In fact, that second statement goes beyond being anti-capitalist, all the way to being anti-productive. I know because my wife and I wrote it. Criscillia Benford and I agree with Rushkoff, he interviewed us on his podcast Team Human and we like him. Most of all, we reached the same conclusions as Rushkoff independently, a single answer originating from three different disciplines (media theory, literature and neurophysics).

These are the same basic conclusions also expressed ages ago in stories like The Machine Stops, Brave New World, Fahrenheit 451 and recently in an essay by computer-historian George Dyson’s called “Childhood’s End.” A universal set of truths is emerging, a coherent consensus among intellectuals about the existence and spread of inherently toxic patterns in the modern human behavior and  communications system. Historically, when so many smart people independently reach the same answer, it’s the right one.

Rushkoff is the first to distill the coherent consensus into book form, and I know he’s right. Plus, among the world-class brilliant people I’ve interacted with, I think he’s even more brilliant, high in the firmament near Freeman Dyson. So, this review is biased toward Rushkoff.

While I can’t remove my bias toward mathematical truth (my parents were both nuclear physicists), I can explain where math supports Rushkoff, and where it doesn’t, by explaining a few of his culture/media-theory ideas in our information-theory, data-science terms. I’ll start with what’s obviously in Team Human, then what is implied but not elaborated and then end with some specifically wonderful solutions even Professor Rushkoff doesn’t know yet.

Tech, Screen Addition and Human Interaction

Team Human’s core warning is that human-created technology on the whole, including even words and writing, damages human interpersonal interaction and affection via a tangle of runaway vicious circles that are accelerating year on year. Its core advice is to revive and practice our hard-wired natural capacity for social resonance.

More specifically, Rushkoff says that one-way communications like broadcast media undermine human resonance and trust in a particularly specific vicious cycle: Technology makes us feel and act less human, and thereby makes us see and treat others as less human too. This erosion of trust caused by indirect (mediated) communications began thousands of years ago with micro-insults like memorization and writing, but is now exploding in potency to dazzle our anxieties with fake news and cyberstalking.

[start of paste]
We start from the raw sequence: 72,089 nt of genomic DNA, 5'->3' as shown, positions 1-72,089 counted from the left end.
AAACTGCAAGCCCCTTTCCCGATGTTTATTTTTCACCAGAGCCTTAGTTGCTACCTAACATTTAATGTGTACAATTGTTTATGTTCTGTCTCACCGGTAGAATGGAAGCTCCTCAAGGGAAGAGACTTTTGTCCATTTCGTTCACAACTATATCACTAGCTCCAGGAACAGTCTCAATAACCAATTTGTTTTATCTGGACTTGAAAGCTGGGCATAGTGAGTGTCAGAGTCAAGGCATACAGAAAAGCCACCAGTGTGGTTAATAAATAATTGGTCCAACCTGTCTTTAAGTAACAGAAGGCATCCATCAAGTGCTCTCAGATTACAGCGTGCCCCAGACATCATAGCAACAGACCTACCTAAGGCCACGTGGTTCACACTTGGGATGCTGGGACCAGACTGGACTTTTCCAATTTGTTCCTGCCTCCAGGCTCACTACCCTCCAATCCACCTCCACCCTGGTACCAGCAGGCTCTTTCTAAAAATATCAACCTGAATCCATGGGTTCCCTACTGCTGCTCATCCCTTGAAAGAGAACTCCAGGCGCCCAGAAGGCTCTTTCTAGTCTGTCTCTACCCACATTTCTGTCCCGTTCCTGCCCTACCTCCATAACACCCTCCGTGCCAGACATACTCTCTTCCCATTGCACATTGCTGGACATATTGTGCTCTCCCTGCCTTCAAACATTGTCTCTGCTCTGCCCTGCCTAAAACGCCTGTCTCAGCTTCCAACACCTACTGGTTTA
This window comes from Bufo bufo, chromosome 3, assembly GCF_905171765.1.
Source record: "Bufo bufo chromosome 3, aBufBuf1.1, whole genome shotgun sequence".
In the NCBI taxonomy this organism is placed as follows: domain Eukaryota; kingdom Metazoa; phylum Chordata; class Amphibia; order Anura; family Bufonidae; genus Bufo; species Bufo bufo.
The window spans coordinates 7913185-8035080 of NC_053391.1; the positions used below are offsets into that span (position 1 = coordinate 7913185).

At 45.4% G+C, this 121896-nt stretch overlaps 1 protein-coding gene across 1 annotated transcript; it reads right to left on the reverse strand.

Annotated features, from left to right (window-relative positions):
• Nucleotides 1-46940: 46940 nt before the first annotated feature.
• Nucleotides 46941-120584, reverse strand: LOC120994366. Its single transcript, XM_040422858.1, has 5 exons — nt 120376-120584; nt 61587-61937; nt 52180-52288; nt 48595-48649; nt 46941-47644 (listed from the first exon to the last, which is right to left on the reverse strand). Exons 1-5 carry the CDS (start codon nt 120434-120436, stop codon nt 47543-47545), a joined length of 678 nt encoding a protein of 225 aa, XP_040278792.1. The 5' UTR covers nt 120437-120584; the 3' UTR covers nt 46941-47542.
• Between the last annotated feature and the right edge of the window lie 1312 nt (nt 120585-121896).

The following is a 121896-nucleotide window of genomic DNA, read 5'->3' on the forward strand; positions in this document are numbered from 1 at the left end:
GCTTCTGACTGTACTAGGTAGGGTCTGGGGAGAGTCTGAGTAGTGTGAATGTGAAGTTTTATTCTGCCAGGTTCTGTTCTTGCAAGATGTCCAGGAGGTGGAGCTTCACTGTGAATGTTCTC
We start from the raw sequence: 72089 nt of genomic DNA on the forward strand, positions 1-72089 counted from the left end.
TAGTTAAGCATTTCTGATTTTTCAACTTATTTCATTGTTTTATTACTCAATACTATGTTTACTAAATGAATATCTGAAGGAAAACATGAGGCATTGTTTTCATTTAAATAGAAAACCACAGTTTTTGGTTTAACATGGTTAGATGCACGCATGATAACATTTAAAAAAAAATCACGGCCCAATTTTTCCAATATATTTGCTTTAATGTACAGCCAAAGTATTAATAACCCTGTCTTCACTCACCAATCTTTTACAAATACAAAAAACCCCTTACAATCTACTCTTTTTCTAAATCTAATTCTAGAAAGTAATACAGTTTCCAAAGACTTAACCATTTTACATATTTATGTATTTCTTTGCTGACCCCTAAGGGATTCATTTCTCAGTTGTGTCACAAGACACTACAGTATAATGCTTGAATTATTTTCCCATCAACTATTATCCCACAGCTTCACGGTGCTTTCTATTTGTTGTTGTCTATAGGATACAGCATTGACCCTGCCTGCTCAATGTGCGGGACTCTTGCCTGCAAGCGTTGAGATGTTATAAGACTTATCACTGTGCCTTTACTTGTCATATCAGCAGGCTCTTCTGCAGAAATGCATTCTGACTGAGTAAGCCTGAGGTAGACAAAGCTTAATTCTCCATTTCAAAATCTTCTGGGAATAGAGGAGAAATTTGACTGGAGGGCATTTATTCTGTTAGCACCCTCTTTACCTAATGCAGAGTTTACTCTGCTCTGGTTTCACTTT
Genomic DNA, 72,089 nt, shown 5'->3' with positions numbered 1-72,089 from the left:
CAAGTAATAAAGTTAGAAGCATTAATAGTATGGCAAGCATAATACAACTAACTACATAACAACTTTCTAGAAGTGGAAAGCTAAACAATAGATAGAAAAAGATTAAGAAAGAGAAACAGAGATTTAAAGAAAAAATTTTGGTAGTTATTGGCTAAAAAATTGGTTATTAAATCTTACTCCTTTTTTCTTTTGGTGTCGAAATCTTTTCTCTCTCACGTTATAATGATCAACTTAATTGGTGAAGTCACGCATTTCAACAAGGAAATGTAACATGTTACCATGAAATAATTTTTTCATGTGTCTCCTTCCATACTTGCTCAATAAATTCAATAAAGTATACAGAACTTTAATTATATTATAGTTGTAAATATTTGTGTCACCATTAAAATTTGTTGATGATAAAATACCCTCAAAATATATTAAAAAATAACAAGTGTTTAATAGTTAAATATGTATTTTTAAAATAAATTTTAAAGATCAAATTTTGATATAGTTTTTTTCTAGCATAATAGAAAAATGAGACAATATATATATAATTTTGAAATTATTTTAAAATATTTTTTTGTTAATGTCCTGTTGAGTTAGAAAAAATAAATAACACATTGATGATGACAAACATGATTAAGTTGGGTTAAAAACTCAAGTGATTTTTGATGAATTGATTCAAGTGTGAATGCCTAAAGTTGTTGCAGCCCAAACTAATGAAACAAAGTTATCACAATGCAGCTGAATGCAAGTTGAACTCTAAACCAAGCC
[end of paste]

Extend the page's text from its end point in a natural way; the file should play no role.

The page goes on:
Math says Rushkoff is right. Mathematically, trust is built from lots and lots of back-and-forth interactions among autonomous individuals. Trust accumulates statistically, from data, as it does in any data-processing algorithm. Through that lens, two people talking and touching face-to-face share so many millions of micro-messages a minute they have plenty of time to lock in and confirm that they’re on the same page. They can trust each other’s “content” (whatever that is) because they can see and interact in real space and real time at maximum sensory-motor bandwidth, which is the native communications protocol for homo sapiens’ 3-D nervous systems.

Math also says, therefore, that when you break the interactivity, you break trust formation. Because broadcast is one-way, no interaction, therefore the medium of broadcast provides no trust and only consumes it.

To be sure, broadcast does have uses. Among the antelope on the savannah, when one white tail whips, all antelope around take note and flee. No time for interaction during an alarm, just fear or fight or flight. Since even antelope can broadcast, obviously humans can too, so broadcast isn’t bad in and of itself. But broadcast only works for sending fast negative signals like alarm or hostility. No instant, one-way signal could ever carry the back-and-forth signals that slowly accumulate into positive human qualities like empathy, trust, affection, collaboration and love.

Humans don’t actually suck. We aren’t bad people, and people aren’t bad. We’ve just spent so much time looking at each other through a weird kind of glass that filters out the good parts, that we’ve forgotten what the good parts look like or even where to find them. That’s the problem Team Human poses.